Charles Baker.
15th May 1771
Reference Numbert17710515-74
VerdictsGuilty > theft under 40s; Not Guilty; Guilty

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413. (M.) Charles Baker was indicted for stealing one thickset coat, value 10 s. one thick set waistcoat, value 3 s. one pair of plush breeches, value 6 s. six linen shirts, value 30 s. four muslin neckcloths, value 4 s. eight pair of

thread stockings, value 8 s. two pair of worstead stockings, value 1 s. and four linen handkerchiefs, value 2 s. the property of Richard Boonham , and two linen table cloths, value 2 s. one pair of leather shoes, value 3 s. and one pair of worsted stockings, value 3 d. the property of Richard James , in the dwelling house of the said Richard , May 9 . ++

Guilty, 39 s

(M.) He was a second time indicted for feloniously and wilfully cutting out of the loom, 65 yards of wrought silk, value 25 l. the property of Daniel Mesman and Charles Mesman ; in the dwelling house of Charles Bishard , April 17 . ++

Acquitted .

(M.) He was a third time indicted for stealing 65 yards of wrought silk, value 25 l. t he property of Daniel Mesman and Charles Mesman ; in the dwelling house of Charles Bishard , April 17 . ++

Charles Bishard . The prisoner came to lodge with me on the 7th of April last. He brought his loom next day into my shop to work with me; he work'd six days in making ribbons; he said he was tired of weaving. On 15th of April I went out, and he and his brother came and fetched his loom away. I let him in on the 16th between ten and eleven at night. After I went to bed I recollected that I had left my watch by the loom; I went to fetch it: I found the prisoner snoring lying upon my bed; the next morning I found the prisoner's bed smooth, and the sheets never turn'd down; so it was plain he had never been in bed. When I went to work I found the work cut out of the loom, and a pair of scissars. The prisoner was gone, and the street door, which had been bolted over night after the prisoner came in, was left upon a spring lock, and the bolts drawn; the prisoner had gone out, and shut the door after him; we searched the prisoner's lodgings, but found nothing there. In one Lewis's house we found thirty-three yards of silk,

"which Rider a pawnbroker produced; nine yards which were pledged by one Fowler, on the 17th of April; ten yards more were produced by William Bottomley , servant to Benjamin Bottomley , a pawnbroker, who took them in in the name of William Boys , a short thick man in brown cloaths, on the 17th of April; and nine yards more were produced by William Taylor , servant to Mr. Lawrence. who took them in in the name of William Johnson , a short thick man, on the 17th of April." After the prisoner was taken, he gave an account where he had pawned the silk, and told them of the particular pawnbrokers; said he went along with the man that pawned them, whose name he said was Eggleston.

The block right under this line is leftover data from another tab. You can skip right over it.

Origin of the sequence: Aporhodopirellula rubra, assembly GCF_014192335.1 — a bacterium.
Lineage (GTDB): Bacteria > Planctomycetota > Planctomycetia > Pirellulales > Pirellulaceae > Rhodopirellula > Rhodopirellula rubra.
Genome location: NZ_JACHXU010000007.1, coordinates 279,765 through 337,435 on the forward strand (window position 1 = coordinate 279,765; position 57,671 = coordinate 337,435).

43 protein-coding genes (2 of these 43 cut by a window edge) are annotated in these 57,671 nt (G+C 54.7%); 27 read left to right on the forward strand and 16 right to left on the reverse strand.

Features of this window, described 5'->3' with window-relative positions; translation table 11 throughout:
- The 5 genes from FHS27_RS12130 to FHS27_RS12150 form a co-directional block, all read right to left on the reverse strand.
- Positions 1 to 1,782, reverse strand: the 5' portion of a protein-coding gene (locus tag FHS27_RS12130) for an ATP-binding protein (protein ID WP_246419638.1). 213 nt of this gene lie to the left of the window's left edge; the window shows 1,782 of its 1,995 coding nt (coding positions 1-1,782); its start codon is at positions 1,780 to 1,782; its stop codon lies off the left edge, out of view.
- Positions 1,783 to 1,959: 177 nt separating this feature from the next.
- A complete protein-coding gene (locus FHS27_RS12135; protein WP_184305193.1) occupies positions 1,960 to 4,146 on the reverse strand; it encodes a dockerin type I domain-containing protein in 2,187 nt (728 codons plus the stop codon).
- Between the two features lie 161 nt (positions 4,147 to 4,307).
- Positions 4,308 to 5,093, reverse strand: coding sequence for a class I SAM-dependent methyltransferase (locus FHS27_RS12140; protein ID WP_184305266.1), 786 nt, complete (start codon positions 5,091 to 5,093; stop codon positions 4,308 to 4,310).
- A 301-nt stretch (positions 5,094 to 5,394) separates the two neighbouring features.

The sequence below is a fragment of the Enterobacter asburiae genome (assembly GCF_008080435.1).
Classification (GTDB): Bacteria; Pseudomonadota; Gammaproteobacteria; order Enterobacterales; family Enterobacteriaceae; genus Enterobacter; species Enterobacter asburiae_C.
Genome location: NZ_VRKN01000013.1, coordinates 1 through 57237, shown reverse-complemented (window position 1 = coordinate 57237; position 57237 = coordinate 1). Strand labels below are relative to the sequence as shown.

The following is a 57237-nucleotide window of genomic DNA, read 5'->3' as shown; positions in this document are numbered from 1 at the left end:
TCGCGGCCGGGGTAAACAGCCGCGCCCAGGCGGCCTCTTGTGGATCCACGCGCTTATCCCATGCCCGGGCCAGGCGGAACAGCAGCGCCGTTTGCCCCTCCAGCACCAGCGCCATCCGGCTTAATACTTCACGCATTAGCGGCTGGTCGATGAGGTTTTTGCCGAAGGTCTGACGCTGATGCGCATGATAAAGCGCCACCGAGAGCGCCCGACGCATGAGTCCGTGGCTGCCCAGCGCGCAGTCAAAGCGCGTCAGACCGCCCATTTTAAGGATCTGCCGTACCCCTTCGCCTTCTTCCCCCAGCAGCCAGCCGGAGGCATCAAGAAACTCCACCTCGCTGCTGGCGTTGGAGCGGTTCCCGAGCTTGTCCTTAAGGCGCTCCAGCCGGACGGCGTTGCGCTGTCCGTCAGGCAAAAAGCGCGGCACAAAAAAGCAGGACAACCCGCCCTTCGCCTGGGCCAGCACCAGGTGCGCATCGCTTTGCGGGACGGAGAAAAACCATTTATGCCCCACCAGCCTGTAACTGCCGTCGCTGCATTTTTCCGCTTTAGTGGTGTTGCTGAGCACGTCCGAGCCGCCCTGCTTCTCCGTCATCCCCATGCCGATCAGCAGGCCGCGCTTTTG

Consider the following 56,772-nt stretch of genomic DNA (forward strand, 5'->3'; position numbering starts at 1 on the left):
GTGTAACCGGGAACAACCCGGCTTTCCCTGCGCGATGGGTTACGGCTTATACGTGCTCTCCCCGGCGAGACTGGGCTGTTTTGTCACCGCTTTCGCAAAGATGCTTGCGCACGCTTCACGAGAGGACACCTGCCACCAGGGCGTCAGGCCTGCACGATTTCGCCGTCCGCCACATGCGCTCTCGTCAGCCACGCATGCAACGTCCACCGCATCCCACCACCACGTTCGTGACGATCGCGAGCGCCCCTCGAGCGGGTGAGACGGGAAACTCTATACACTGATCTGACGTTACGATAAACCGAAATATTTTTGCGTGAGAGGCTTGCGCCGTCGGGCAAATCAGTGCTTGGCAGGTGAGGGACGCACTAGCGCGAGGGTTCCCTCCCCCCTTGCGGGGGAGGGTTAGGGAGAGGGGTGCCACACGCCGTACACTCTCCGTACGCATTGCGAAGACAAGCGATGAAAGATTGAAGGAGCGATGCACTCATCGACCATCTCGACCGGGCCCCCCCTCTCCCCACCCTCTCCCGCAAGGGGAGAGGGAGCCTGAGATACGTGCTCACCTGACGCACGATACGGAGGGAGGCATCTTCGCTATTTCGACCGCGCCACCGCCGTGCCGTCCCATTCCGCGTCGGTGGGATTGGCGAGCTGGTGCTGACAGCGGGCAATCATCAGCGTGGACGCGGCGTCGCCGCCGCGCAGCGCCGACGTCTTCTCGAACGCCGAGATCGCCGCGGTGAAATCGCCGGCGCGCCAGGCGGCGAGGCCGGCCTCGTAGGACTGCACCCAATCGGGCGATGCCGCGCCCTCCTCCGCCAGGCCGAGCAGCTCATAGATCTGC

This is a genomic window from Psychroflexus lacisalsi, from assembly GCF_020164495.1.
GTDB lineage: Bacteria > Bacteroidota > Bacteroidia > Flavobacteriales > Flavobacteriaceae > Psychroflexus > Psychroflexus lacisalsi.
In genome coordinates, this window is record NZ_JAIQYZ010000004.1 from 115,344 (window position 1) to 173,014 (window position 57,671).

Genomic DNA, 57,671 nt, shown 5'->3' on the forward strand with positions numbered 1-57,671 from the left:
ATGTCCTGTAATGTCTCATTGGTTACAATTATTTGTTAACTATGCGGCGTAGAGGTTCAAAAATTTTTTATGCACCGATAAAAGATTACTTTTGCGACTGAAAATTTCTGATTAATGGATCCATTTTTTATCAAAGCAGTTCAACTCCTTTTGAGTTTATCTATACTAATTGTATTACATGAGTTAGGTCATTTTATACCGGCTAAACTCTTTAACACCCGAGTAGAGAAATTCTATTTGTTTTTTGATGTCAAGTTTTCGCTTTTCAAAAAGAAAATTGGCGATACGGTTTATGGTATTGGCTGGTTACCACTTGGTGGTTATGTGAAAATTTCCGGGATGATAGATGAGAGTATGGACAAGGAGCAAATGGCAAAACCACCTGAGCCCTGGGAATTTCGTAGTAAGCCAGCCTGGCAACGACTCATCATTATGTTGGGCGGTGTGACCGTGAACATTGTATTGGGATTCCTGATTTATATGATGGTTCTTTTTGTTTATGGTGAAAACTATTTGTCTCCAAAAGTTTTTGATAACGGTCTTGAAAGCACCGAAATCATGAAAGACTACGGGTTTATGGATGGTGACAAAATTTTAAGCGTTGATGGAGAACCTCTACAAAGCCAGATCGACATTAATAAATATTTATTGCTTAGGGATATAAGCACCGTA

Mr. De La Fontaine. On Saturday 16th of April I saw thirty-three ells of silk at Leader's.

Leader. The prisoner came with this box in which these thirty-three yards of silk were found, and agreed with me for a lodging. He left the box; he was in and out several times; I wondered they brought in no goods, but he had a parcel of bobbins of silk, which I thought was unusual for narrow weavers; I suspected him, and then these thirty-three ells were found in his room.

James. The prisoner told Justice Keeling where all these silks were, and went to every one of them with me, except Leader's; and the account he gave of all was that they were pledged by Eggleston. (the silk produced.)

Charles Bishard . I made every inch of it; black differs so much that I am able to say these three different pieces are all of the same piece of silk; and that piece was mine, I am confident, every inch of it. By me that piece was found at Leader's; it has a particular mark left on it, by which I can swear to it. Mesman Bishard made this silk for me and my brother Charles Mesman .

Prisoner's Defence.

I went out that morning about four o'clock. At that time the looms were safe; I found afterwards that the looms had been cut; I was afraid to go back for fear I should be charg'd. The reason of my carrying the box to Leader's house was my brother hired me to do it and the reason why I told the gentleman where the silk was found was that Eggleston had said in my hearing that he had pledged silk in these different places. I therefore directed them to these houses, but did not steal or was concerned in stealing it.

Guilty , Death

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